|Location:||Between Vallenar and Copiapo at the Panamerican Highway. Chanarcillo lies 14km east.|
|As far as we know this information was accurate when it was published (see years in brackets), but may have changed since then.
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|1832||large silver deposit discovered by woodcutter, prospector and muleteer Juan Godoy.|
Chañarcillo Mine, or better Juan Godoy town is a sort of mining ghost town. Although many buildings are destroyed, the street layout is clearly discernible. There are the foundations of old processing plants and smelters and the remains of mines, and old adits. The town once housed over a thousand workers and their families, alltogether some 14,000 inhabitants. Today it is completely deserted, depite the ongoing mining activities of the Compania Minera Rio Huasco. The town was named after Juan Godoy, a woodcutter, prospector and muleteer who discovered the large silver deposits.
Today the remaining silver in the old heap dumps of the mine are reclaimed. Some 140 men are commuting by bus from the towns of Frierina, Vallenar and Copiapó and live in a mine camp from Monday to Saturday. Front-end loaders feed the mineralized dump into one of a number of crushing and screening plants located around the hill. The crushed material is processed in one of six ball mills of various sizes. About 160t of ore are processed, with an average content of 160g/t silver. The operation needs a lot of water, some 28tns per day, 12tons are pumped from the flooded mine, 16tons are brought by tanker lorry a distance of 72km from Copiapó. There is abundant surface material to support the current level of operations for some time.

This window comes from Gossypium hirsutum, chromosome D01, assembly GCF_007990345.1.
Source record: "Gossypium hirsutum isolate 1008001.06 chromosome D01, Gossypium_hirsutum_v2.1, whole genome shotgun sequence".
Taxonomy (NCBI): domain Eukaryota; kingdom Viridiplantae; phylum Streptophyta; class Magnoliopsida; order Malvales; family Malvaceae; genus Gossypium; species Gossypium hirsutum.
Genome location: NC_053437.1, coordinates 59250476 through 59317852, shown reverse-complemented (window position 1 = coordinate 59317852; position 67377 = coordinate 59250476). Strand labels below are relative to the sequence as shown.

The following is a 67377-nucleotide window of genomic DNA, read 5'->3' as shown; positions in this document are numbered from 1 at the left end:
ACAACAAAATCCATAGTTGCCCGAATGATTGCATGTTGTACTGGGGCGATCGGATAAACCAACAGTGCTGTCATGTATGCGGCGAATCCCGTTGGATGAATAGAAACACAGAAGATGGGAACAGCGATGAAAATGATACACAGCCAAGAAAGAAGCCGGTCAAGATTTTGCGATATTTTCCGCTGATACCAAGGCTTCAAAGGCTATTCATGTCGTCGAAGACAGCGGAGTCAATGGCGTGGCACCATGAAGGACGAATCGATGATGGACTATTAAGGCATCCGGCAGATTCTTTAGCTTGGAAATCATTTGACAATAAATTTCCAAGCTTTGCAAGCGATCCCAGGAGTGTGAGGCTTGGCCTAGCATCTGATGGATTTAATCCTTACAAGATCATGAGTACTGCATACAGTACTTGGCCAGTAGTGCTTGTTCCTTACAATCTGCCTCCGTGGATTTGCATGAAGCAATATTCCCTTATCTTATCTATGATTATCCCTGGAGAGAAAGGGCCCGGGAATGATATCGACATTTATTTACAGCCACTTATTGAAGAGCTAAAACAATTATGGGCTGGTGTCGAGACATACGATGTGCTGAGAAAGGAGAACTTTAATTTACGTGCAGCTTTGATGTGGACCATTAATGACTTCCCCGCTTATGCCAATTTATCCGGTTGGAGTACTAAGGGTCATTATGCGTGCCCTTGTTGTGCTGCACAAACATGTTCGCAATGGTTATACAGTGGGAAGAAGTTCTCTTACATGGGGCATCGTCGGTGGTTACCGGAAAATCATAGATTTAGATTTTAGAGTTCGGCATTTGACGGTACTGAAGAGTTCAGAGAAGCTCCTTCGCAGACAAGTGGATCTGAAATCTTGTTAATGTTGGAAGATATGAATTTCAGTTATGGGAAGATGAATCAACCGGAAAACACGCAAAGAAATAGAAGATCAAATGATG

The main historic mining area was in the La Descubridora ravine. During the mid 19th century this was the third biggest silver mine in the world. Innumerable adits were mining at least six vein systems. The whole area is sometimes refered to as Swiss Cheese.